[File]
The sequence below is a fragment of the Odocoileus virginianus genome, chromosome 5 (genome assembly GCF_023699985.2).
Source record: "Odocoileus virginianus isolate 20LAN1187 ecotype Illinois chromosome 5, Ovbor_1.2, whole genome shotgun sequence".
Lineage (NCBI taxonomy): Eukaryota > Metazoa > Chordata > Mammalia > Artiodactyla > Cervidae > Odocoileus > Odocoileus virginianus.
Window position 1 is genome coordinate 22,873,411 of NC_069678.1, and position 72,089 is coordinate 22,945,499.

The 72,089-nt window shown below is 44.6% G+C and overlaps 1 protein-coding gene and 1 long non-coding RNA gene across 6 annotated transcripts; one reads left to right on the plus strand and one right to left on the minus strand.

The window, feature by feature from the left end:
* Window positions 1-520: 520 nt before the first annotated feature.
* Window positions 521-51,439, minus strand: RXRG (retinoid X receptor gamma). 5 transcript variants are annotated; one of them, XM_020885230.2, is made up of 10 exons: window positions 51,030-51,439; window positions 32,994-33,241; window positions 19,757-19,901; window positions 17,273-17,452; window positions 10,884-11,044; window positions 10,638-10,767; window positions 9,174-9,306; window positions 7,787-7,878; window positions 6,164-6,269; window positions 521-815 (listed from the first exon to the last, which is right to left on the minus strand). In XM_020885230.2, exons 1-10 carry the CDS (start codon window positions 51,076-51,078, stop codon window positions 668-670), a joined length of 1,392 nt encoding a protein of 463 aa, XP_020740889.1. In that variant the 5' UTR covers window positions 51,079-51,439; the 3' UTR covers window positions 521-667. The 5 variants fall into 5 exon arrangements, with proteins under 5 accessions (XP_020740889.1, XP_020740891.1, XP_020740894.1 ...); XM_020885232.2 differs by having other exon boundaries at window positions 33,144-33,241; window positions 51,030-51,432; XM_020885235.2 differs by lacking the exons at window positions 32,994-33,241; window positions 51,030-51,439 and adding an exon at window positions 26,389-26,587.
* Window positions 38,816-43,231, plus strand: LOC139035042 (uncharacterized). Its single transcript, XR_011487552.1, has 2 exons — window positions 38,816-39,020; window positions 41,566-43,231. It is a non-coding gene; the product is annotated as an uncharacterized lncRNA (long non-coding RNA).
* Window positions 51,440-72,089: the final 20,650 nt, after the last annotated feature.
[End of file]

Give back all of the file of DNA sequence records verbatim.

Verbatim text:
The sequence below is a fragment of the Odocoileus virginianus genome, chromosome 5 (genome assembly GCF_023699985.2).
Source record: "Odocoileus virginianus isolate 20LAN1187 ecotype Illinois chromosome 5, Ovbor_1.2, whole genome shotgun sequence".
Lineage (NCBI taxonomy): Eukaryota > Metazoa > Chordata > Mammalia > Artiodactyla > Cervidae > Odocoileus > Odocoileus virginianus.
Window position 1 is genome coordinate 22,873,411 of NC_069678.1, and position 72,089 is coordinate 22,945,499.

The 72,089-nt window shown below is 44.6% G+C and overlaps 1 protein-coding gene and 1 long non-coding RNA gene across 6 annotated transcripts; one reads left to right on the plus strand and one right to left on the minus strand.

The window, feature by feature from the left end:
* Window positions 1-520: 520 nt before the first annotated feature.
* Window positions 521-51,439, minus strand: RXRG (retinoid X receptor gamma). 5 transcript variants are annotated; one of them, XM_020885230.2, is made up of 10 exons: window positions 51,030-51,439; window positions 32,994-33,241; window positions 19,757-19,901; window positions 17,273-17,452; window positions 10,884-11,044; window positions 10,638-10,767; window positions 9,174-9,306; window positions 7,787-7,878; window positions 6,164-6,269; window positions 521-815 (listed from the first exon to the last, which is right to left on the minus strand). In XM_020885230.2, exons 1-10 carry the CDS (start codon window positions 51,076-51,078, stop codon window positions 668-670), a joined length of 1,392 nt encoding a protein of 463 aa, XP_020740889.1. In that variant the 5' UTR covers window positions 51,079-51,439; the 3' UTR covers window positions 521-667. The 5 variants fall into 5 exon arrangements, with proteins under 5 accessions (XP_020740889.1, XP_020740891.1, XP_020740894.1 ...); XM_020885232.2 differs by having other exon boundaries at window positions 33,144-33,241; window positions 51,030-51,432; XM_020885235.2 differs by lacking the exons at window positions 32,994-33,241; window positions 51,030-51,439 and adding an exon at window positions 26,389-26,587.
* Window positions 38,816-43,231, plus strand: LOC139035042 (uncharacterized). Its single transcript, XR_011487552.1, has 2 exons — window positions 38,816-39,020; window positions 41,566-43,231. It is a non-coding gene; the product is annotated as an uncharacterized lncRNA (long non-coding RNA).
* Window positions 51,440-72,089: the final 20,650 nt, after the last annotated feature.